In the chapter “A Forgotten Air”, Penrose includes an account of a flight by early aviators Graham Gilmour and Eric Gordon England, in a Bristol Boxkite over Wiltshire on 12th April 1911. Penrose revels in this account of the flight from the pilot’s perspectivse, and then crosses into personal recollection after the pilots have stopped to “ask for directions”:
“..ninety minutes later a small boy of seven, leaning from the corridor window of a train waiting at Templecombe station, heard the reverberating, accelerating drone of an engine quite different from the few motor-cars and motor-cycles he had seen. Then, miracle of miracles, a great aeroplane, white winged and glittering, lifted with a cavernous din above the tops of trees and sailed slowly and splendidly past. Along the length of the train scores of windows slammed down and rows of faces peered into the sky.
‘An aeroplane - an aeroplane!’ cried everyone. ‘You can see the men in it!’
Standing on tiptoe, leaning far out, the boy stared and stared until the white wings were lost to sight and the purring engine faded to the faintest him and then was gone. In the carriages and on the platform everyone was talking excitedly, glancing occasionally into the skies as though they might find the aeroplane still there..
..In the distance I heard the guard blow his whistle. From far away I felt the train jerk into motion and accelerate to its rhythmic thumepty thump. The telegraph poles flicked past in a blur. Blindly the sun-enchanted countryside spun round. But the interest of the journey to reach the sea, for which I had so long looked forward, was diminished. I was a small boy, curled in a corner seat, wrapped in a dream of wings.”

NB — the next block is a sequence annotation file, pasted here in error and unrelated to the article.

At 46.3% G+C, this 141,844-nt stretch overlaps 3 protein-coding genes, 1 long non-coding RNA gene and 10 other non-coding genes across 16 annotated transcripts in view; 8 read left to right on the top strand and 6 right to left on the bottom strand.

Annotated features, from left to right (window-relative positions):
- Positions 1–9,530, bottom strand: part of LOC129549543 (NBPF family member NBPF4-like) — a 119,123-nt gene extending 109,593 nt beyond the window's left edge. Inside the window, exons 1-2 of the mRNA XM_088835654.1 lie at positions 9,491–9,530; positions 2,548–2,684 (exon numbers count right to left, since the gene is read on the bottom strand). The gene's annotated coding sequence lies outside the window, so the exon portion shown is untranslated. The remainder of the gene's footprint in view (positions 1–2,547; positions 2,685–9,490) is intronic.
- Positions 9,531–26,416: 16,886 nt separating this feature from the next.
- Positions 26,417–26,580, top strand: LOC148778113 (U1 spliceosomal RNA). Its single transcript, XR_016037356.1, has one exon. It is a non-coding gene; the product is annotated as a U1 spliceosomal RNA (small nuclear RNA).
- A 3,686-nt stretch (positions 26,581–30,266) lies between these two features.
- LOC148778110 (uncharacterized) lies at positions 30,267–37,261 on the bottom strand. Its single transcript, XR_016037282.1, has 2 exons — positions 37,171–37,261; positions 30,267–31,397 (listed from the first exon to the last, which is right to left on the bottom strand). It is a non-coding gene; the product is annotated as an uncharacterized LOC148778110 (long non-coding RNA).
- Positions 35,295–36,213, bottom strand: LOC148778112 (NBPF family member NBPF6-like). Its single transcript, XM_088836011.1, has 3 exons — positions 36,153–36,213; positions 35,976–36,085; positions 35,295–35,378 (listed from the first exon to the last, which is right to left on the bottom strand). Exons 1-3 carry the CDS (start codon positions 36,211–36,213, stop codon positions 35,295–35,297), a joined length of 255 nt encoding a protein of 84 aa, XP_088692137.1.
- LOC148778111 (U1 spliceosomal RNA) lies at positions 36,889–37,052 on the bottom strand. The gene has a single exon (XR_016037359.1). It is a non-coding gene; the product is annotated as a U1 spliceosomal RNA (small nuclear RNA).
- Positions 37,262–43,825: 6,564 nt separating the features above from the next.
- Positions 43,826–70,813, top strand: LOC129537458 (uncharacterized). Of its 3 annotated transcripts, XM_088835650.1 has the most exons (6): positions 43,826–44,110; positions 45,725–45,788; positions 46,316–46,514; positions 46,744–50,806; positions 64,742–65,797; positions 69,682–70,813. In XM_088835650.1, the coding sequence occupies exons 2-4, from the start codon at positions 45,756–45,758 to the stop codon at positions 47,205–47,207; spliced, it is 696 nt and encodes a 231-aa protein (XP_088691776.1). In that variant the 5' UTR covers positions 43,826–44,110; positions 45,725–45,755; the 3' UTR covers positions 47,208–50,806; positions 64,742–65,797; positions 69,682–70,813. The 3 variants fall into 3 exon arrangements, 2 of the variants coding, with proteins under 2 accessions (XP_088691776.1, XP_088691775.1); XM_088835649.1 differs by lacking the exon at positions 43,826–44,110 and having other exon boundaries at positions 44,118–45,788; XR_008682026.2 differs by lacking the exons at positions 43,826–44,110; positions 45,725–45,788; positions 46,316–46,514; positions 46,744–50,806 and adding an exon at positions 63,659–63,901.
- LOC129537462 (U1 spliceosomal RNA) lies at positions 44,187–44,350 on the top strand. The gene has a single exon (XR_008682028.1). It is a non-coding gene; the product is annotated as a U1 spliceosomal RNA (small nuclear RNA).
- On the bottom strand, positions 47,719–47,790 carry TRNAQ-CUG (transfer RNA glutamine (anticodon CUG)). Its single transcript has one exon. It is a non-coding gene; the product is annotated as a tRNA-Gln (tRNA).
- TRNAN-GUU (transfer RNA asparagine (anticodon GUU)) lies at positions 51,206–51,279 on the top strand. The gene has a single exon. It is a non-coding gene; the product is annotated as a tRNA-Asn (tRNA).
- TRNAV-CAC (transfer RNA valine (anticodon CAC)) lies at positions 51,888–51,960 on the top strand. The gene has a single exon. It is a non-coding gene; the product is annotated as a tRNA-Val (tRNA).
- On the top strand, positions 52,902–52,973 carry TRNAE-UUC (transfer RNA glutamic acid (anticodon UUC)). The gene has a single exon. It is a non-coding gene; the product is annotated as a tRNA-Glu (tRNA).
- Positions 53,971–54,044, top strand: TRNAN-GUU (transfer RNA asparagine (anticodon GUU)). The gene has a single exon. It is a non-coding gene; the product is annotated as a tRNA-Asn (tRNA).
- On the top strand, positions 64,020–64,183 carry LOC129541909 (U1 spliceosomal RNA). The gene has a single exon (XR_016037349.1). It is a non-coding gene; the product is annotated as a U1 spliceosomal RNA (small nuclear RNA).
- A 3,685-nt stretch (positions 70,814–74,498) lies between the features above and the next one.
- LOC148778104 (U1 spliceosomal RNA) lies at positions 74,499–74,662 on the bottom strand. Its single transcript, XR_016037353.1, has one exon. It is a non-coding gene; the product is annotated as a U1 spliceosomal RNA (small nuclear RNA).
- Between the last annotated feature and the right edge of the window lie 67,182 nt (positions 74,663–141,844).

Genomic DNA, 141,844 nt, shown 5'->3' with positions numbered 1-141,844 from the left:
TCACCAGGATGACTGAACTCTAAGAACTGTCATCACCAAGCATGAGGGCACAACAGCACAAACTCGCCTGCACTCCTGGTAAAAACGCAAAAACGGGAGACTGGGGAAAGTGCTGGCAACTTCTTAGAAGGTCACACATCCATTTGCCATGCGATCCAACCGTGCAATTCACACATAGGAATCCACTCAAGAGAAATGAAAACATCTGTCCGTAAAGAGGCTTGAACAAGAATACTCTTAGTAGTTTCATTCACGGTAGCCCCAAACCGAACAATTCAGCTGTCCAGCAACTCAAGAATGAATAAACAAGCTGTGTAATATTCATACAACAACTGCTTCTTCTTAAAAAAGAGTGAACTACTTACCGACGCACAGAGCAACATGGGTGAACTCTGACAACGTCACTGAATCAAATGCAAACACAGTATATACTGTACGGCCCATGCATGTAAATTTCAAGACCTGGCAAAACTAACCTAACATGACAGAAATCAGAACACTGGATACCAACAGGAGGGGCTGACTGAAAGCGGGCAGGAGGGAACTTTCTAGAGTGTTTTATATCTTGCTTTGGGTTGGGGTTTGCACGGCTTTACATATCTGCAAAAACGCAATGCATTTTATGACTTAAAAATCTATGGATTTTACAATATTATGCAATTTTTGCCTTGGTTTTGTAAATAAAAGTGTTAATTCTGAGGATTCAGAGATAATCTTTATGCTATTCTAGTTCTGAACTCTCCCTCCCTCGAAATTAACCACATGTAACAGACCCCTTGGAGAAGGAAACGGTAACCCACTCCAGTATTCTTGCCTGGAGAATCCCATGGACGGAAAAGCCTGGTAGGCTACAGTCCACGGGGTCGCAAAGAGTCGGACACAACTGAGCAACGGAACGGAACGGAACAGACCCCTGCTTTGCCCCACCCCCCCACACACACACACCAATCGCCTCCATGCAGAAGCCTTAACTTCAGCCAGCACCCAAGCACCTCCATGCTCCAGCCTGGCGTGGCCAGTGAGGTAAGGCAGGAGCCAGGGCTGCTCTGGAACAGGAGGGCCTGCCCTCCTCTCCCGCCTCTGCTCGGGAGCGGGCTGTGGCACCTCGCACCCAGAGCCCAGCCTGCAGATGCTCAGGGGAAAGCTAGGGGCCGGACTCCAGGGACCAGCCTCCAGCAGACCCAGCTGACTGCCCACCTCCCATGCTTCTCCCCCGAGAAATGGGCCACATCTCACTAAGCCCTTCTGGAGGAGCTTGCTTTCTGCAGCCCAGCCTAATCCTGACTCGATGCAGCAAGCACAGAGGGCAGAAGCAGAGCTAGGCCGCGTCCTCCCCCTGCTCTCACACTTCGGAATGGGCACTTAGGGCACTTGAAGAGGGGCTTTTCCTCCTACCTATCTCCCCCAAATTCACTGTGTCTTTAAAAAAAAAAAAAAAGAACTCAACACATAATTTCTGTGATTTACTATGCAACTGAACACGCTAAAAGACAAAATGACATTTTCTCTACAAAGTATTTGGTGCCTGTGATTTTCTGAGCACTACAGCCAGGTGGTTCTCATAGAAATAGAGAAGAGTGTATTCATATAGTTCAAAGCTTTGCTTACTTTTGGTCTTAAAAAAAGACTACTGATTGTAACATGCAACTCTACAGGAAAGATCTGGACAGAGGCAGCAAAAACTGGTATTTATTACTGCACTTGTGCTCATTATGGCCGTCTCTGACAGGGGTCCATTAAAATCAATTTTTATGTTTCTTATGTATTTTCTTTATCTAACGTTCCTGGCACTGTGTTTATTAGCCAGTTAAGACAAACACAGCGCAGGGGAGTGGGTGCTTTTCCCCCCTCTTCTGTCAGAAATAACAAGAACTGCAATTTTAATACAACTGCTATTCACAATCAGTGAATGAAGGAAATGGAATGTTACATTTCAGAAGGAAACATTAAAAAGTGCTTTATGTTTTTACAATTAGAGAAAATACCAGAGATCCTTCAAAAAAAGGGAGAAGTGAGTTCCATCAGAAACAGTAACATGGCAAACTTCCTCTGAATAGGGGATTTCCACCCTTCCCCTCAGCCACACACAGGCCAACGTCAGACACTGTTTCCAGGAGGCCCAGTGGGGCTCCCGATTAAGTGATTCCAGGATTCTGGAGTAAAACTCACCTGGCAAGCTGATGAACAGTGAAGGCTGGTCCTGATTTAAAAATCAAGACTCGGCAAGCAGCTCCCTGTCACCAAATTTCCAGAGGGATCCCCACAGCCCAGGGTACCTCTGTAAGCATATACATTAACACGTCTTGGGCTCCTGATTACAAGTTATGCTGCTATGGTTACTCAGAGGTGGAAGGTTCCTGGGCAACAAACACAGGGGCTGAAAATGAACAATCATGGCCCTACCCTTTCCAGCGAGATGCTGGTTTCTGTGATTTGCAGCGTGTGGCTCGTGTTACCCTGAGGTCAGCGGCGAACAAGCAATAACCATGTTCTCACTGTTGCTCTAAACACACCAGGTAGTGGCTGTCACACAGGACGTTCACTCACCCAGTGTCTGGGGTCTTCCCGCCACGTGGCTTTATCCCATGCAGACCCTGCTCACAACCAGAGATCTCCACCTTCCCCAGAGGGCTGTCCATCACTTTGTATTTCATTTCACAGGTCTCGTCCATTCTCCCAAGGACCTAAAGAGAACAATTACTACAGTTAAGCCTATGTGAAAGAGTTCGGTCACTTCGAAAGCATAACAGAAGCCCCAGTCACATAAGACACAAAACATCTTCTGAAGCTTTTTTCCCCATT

Ghosts of the Air Age
Harald Penrose was born at the dawn of the aviation age, his very first flight as a boy being with the pioneer aviator Alan Cobham. His career spanned the Second World War and the advent of the jet and helicopter age.
One of my favourite bits of his writing is from the chapter “A Forgotten Air”, Cloud Cuckooland, which describes a visit to an air display at the Royal Air Force Museum at Hendon, presumably in the early 1950s :
“..I was standing by the 1915 Farman biplane, thinking how readily we communicate with the past by occupying the very place where great events have occurred and famous men have lived, when a quiet voice broke into my thoughts:
“Do you remember how the wind used to hum in those wires?” said a tall man standing beside me. Nobody else was near. He was elderly but very erect, clasping an umbrella like a sword, and behind his gold-rimmed glasses the eyes were quick and bright. He was holding his bowler hat.
“Yes,” I answered, though I was only a small boy when I had seen Graham Gilmour and Gordon England flying a much cruder version, and had later watched similar pre-Great War training biplanes make a wobbly circuit before nosing steeply down to land.
“It was wonderful,” he added quietly, “We used to get up at dawn and fly our Boxkites all around Salisbury Plain while the morning air was calm…There was a kind of music in the wires when we switched the engine off.”
In silence we continued standing there, the tall old man with a stranger of a later generation, both gazing at the ancient, dilapidated Farman while, further away, a great crowd watched a display of jet fighters flashing past in a din like the breath of vengeance. But we had no eyes for modern aeroplanes.